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Describing D is Green's Theorem

  1. Dec 4, 2011 #1
    Describing "D" is Green's Theorem

    1. The problem statement, all variables and given/known data

    Let F(x, y) = (tan−1(x))i+3xj. Find [tex]\int_C F • dr[/tex]where C is the boundary of the rectangle with vertices (0, 1), (1, 0), (3, 2), and (2, 3), traversed counterclockwise.

    3. The attempt at a solution

    I have Qx = 3 and Py = 0. Therefore Qx - Py = 3 - 0 = 3. Now, what I'm having the most trouble with is just describing this rectangle in terms of x and y.

    I think the boundary of my rectangle is described by line segments that follow the equations y=x+1, y=-x+5, y=x-1, and y=-x+1. I rewrite these as x=y-1, x=-y+5, x=y+1, and x=-y+1. I think I have to split up the region somehow, so my integrals are:

    [tex]\int_0 ^2 \int_{-y+1} ^{y+1} 3 dxdy + \int_1 ^3 \int_{y-1} ^{-y+5} 3 dxdy[/tex]

    At this point, I think I should ask if I'm doing this correctly.
     
  2. jcsd
  3. Dec 4, 2011 #2

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    Re: Describing "D" is Green's Theorem

    Hi TranscendArcu! :smile:

    Your split up regions do not appear to match your rectangle, which you can see if you would plot the outermost points of your boundaries.
    2 regions would also not be enough.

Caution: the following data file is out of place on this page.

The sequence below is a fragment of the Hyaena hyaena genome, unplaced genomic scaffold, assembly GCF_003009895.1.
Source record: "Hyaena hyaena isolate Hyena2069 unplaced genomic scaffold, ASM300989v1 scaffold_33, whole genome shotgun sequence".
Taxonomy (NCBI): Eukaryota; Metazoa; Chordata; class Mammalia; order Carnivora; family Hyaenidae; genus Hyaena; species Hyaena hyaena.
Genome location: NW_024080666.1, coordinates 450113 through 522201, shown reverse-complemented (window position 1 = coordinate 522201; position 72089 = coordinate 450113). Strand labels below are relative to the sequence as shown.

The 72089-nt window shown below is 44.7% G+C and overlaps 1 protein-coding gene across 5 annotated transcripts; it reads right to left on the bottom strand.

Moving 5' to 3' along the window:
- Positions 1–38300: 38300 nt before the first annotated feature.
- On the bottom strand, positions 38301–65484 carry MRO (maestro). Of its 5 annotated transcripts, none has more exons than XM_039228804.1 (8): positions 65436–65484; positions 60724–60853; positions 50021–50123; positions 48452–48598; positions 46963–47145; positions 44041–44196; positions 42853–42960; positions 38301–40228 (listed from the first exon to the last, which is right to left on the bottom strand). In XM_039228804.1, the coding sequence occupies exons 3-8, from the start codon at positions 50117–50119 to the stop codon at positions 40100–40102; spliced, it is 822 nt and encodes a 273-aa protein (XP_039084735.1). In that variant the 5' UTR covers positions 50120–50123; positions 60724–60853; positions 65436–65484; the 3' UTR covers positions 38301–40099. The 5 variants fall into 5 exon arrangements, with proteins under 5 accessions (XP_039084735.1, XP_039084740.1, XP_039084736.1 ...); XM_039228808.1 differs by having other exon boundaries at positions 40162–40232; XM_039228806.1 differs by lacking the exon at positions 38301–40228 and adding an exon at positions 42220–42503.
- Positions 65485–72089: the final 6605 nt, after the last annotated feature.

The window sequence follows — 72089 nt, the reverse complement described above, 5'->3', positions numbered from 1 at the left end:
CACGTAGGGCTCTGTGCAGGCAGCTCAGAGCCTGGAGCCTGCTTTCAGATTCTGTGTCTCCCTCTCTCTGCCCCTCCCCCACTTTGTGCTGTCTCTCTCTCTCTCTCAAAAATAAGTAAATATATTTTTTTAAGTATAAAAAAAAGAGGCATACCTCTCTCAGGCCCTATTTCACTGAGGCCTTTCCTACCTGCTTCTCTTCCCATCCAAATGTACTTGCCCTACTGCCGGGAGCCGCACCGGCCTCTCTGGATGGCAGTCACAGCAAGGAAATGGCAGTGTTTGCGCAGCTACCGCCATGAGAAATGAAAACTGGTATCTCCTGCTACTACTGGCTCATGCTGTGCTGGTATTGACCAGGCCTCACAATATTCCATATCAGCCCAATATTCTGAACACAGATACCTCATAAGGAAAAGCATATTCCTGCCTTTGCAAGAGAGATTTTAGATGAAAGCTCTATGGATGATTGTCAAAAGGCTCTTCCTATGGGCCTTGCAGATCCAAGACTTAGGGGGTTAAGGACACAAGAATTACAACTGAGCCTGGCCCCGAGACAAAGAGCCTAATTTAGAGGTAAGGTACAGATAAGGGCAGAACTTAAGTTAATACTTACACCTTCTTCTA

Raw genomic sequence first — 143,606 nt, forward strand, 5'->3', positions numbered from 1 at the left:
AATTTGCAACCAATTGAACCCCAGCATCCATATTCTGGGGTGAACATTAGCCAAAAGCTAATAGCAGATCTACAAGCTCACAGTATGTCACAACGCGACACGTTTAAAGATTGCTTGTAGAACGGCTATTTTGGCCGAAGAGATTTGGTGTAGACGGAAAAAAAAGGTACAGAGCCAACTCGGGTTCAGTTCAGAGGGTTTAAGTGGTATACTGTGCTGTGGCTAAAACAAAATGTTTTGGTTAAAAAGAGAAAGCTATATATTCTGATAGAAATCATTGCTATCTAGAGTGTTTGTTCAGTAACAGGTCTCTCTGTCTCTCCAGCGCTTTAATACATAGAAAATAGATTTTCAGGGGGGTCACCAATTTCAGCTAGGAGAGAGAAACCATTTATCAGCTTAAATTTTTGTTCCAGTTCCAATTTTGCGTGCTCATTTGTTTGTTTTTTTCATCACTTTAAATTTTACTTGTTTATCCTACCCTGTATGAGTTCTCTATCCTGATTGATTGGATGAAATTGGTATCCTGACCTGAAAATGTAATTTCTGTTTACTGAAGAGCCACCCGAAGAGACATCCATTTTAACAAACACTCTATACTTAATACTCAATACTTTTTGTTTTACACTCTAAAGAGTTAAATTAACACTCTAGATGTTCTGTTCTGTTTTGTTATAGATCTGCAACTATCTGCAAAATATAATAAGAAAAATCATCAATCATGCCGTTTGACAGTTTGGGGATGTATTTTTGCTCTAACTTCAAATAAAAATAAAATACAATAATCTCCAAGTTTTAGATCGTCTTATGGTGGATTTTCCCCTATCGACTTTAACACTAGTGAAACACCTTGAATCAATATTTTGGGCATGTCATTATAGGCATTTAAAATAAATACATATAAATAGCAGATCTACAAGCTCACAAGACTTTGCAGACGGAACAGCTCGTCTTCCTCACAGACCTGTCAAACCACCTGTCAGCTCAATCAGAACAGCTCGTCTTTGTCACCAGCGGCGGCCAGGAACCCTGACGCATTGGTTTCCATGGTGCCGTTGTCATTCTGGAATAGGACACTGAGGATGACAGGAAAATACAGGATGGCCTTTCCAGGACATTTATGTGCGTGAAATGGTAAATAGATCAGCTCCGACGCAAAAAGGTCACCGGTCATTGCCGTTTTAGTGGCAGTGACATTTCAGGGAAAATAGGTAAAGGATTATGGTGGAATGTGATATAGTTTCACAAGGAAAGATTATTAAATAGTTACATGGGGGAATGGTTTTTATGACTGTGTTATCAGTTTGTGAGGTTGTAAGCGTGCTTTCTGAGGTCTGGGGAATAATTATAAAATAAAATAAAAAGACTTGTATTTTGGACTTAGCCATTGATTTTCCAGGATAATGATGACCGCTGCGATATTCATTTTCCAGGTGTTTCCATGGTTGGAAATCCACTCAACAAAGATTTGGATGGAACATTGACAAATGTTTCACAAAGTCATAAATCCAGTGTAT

But to make it a bit easier, what is in general the surface integral of a constant function, say 1?
     
  4. Dec 4, 2011 #3
    Re: Describing "D" is Green's Theorem

    The surface integral of a constant function is the surface area of the surface (multiplied by the constant, in this case one), right?
     
  5. Dec 4, 2011 #4

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    Re: Describing "D" is Green's Theorem

    Yes, but only if the constant function is 1.
    So....
     
  6. Dec 4, 2011 #5
    Re: Describing "D" is Green's Theorem

    So I might just write 3*Area(D), right?

    So if I find vectors that describe the edges of D, and set them in R3, and take the magnitude of their cross product, I should find the area of D. I have, <-1,1,0> and <2,2,0>. Cross product gives <0,0,-4>

    |<0,0,-4>| = 4.

    3*4 = 12?
     
  7. Dec 4, 2011 #6

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    Re: Describing "D" is Green's Theorem

    Yup.
     
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